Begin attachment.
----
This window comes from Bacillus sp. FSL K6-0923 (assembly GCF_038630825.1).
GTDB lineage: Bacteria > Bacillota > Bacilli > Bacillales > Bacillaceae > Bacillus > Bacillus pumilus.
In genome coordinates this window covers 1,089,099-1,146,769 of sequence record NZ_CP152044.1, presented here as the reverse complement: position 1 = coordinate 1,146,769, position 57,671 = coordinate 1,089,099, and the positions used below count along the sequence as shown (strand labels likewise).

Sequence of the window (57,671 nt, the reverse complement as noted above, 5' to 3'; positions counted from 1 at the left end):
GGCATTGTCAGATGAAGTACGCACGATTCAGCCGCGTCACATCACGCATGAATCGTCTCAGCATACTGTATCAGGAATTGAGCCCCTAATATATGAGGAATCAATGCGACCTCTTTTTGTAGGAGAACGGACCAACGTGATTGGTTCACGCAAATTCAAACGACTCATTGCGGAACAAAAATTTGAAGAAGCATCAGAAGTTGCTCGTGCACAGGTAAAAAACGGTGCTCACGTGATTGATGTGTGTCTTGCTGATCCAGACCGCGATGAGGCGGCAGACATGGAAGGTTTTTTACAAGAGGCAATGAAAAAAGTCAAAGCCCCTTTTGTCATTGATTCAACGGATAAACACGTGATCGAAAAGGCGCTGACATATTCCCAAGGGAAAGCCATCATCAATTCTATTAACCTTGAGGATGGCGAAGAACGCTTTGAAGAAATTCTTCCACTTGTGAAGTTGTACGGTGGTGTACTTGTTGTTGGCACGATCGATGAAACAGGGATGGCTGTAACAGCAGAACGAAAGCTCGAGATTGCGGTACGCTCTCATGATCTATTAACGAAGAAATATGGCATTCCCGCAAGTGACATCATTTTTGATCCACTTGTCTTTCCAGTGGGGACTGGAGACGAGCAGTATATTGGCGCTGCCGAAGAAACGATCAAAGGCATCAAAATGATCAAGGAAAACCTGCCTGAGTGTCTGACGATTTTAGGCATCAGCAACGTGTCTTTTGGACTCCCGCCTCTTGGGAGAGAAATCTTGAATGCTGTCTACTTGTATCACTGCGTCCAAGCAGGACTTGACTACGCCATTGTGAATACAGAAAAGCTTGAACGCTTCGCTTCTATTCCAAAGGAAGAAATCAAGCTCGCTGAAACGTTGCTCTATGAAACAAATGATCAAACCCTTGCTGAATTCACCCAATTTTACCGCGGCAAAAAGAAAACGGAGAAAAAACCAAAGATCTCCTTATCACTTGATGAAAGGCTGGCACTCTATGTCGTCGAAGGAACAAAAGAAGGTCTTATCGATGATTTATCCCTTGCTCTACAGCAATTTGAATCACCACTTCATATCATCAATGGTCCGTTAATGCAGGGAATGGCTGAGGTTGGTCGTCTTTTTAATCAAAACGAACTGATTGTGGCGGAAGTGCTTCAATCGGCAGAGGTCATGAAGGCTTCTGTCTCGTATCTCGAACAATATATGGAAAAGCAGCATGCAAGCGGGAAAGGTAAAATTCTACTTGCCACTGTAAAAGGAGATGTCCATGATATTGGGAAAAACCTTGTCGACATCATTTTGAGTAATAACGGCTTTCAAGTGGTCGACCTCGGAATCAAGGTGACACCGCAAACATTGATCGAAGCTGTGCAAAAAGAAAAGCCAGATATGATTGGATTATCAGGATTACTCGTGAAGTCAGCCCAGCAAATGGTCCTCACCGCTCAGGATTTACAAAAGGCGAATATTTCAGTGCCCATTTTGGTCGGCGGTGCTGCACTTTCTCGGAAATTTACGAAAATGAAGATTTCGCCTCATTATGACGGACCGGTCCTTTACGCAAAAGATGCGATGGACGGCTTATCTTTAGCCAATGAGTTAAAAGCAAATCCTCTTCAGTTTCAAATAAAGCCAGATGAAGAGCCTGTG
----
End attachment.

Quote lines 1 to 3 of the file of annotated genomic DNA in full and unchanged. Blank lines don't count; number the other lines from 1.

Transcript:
This window comes from Bacillus sp. FSL K6-0923 (assembly GCF_038630825.1).
GTDB lineage: Bacteria > Bacillota > Bacilli > Bacillales > Bacillaceae > Bacillus > Bacillus pumilus.
In genome coordinates this window covers 1,089,099-1,146,769 of sequence record NZ_CP152044.1, presented here as the reverse complement: position 1 = coordinate 1,146,769, position 57,671 = coordinate 1,089,099, and the positions used below count along the sequence as shown (strand labels likewise).